Necrotizing sialometaplasia (NS) is a benign condition that usually involves the hard palate and can be mistaken for invasive squamous cell carcinoma (SCC). In this study, we have demonstrated that p53 and Ki-67 staining may assist in the differential diagnosis of NS from SCC. Thirteen cases of NS and 20 cases of oral cavity SCC were randomly selected from our surgical pathology archive from 1992 to 2009. Each case was additionally stained with Ki-67, p53, BCL-2, p16, and epidermal growth factor receptor (EGFR) antibodies. All 13 cases of NS were negatively stained for BCL-2, EGFR, and Ki-67. Three cases (23%) showed weak and focal positive nuclear staining for p53. Two cases (15%) showed positive staining for p16. In 16 well-differentiated SCC cases, p53 was positive in 12 cases (75%); BCL-2, p16, EGFR were positive in 3 cases (18%); and Ki-67 was positive in all cases (100%). In 4 moderately differentiated SCC cases, p53 expression was positive in all cases. Two tumors (50%) had a positive expression of BCL-2. Three cases (75%) had a positive p16 staining, and 1 (25%) had a positive EGFR staining. All cases were positive with high nuclear staining greater than 35% of cells for Ki-67. Ki-67 and p53 showed more intense staining and increased in moderately differentiated SCC comparing with well-differentiated SCC and NS. BCL-2, EGFR, and p16 had the same pattern of staining with the same extent in NS and SCCs. The diagnosis of NS may be difficult and may be supplemented via immunohistochemistry by demonstrating focal or absent p53, low to absent Ki-67 (<10% of cells). Although Ki-67 and p53 staining are generally more intense and are increased in malignancy, these findings may be helpful adjuncts in the differential diagnosis of NS from SCC in appropriate clinical setting.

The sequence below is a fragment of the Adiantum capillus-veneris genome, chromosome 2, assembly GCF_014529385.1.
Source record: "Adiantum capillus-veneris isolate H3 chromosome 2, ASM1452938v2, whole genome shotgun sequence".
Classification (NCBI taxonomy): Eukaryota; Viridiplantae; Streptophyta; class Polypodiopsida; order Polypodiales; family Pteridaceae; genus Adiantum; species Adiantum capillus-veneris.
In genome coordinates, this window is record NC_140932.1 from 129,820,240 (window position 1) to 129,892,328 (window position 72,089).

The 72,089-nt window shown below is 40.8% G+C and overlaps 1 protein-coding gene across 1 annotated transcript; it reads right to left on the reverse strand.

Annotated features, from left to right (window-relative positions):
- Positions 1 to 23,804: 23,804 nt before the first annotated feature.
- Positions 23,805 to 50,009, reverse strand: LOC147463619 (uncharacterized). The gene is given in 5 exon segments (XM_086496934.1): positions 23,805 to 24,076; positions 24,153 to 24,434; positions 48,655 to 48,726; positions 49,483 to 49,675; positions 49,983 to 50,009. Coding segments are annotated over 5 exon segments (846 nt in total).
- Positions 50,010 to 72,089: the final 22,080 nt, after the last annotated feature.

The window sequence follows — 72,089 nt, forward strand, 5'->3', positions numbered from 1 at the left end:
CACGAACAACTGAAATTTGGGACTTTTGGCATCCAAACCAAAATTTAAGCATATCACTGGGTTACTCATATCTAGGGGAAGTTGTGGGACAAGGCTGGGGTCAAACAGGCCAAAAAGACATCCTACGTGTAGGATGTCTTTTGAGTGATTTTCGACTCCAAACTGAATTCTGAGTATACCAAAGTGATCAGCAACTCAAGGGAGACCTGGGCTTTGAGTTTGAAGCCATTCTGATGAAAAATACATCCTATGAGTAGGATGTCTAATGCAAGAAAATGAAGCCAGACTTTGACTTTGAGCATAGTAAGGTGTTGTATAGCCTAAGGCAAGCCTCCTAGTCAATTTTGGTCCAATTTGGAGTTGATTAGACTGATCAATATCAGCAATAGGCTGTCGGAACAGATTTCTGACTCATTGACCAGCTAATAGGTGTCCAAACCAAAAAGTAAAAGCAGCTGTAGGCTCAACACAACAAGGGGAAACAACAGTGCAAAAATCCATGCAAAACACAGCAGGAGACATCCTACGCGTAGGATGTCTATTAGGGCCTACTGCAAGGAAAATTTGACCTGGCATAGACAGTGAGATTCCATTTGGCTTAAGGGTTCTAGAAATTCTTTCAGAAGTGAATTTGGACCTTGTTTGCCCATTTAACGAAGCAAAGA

- Necrotizing sialometaplasia
- Squamous cell carcinoma
ASJC Scopus subject areas
- Pathology and Forensic Medicine